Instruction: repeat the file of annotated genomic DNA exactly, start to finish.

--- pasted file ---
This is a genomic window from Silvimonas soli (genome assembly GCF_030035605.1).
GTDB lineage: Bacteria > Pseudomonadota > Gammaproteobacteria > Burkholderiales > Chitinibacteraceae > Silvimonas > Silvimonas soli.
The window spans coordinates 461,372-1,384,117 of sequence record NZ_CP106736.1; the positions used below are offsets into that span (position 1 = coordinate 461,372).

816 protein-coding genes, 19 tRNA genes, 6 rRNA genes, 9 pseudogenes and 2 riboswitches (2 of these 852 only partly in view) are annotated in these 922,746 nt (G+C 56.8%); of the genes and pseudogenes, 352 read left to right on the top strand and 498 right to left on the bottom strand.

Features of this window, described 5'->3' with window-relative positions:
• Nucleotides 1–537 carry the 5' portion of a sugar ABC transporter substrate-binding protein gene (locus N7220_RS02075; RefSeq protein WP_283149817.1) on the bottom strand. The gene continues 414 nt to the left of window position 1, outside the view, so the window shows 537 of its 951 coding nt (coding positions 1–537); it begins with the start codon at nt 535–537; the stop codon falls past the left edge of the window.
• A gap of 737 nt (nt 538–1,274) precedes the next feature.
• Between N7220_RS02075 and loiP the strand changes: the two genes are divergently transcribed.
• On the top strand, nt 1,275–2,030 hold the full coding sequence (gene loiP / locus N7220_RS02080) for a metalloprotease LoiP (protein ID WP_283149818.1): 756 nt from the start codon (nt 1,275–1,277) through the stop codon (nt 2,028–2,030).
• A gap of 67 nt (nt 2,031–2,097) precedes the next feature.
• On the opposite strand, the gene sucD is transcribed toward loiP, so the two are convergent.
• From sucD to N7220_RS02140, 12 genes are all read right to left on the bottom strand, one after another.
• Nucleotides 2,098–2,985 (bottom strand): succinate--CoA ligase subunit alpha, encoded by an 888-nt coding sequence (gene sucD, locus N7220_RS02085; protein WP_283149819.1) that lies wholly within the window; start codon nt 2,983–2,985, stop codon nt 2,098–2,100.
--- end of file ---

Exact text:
This is a genomic window from Silvimonas soli (genome assembly GCF_030035605.1).
GTDB lineage: Bacteria > Pseudomonadota > Gammaproteobacteria > Burkholderiales > Chitinibacteraceae > Silvimonas > Silvimonas soli.
The window spans coordinates 461,372-1,384,117 of sequence record NZ_CP106736.1; the positions used below are offsets into that span (position 1 = coordinate 461,372).

816 protein-coding genes, 19 tRNA genes, 6 rRNA genes, 9 pseudogenes and 2 riboswitches (2 of these 852 only partly in view) are annotated in these 922,746 nt (G+C 56.8%); of the genes and pseudogenes, 352 read left to right on the top strand and 498 right to left on the bottom strand.

Features of this window, described 5'->3' with window-relative positions:
• Nucleotides 1–537 carry the 5' portion of a sugar ABC transporter substrate-binding protein gene (locus N7220_RS02075; RefSeq protein WP_283149817.1) on the bottom strand. The gene continues 414 nt to the left of window position 1, outside the view, so the window shows 537 of its 951 coding nt (coding positions 1–537); it begins with the start codon at nt 535–537; the stop codon falls past the left edge of the window.
• A gap of 737 nt (nt 538–1,274) precedes the next feature.
• Between N7220_RS02075 and loiP the strand changes: the two genes are divergently transcribed.
• On the top strand, nt 1,275–2,030 hold the full coding sequence (gene loiP / locus N7220_RS02080) for a metalloprotease LoiP (protein ID WP_283149818.1): 756 nt from the start codon (nt 1,275–1,277) through the stop codon (nt 2,028–2,030).
• A gap of 67 nt (nt 2,031–2,097) precedes the next feature.
• On the opposite strand, the gene sucD is transcribed toward loiP, so the two are convergent.
• From sucD to N7220_RS02140, 12 genes are all read right to left on the bottom strand, one after another.
• Nucleotides 2,098–2,985 (bottom strand): succinate--CoA ligase subunit alpha, encoded by an 888-nt coding sequence (gene sucD, locus N7220_RS02085; protein WP_283149819.1) that lies wholly within the window; start codon nt 2,983–2,985, stop codon nt 2,098–2,100.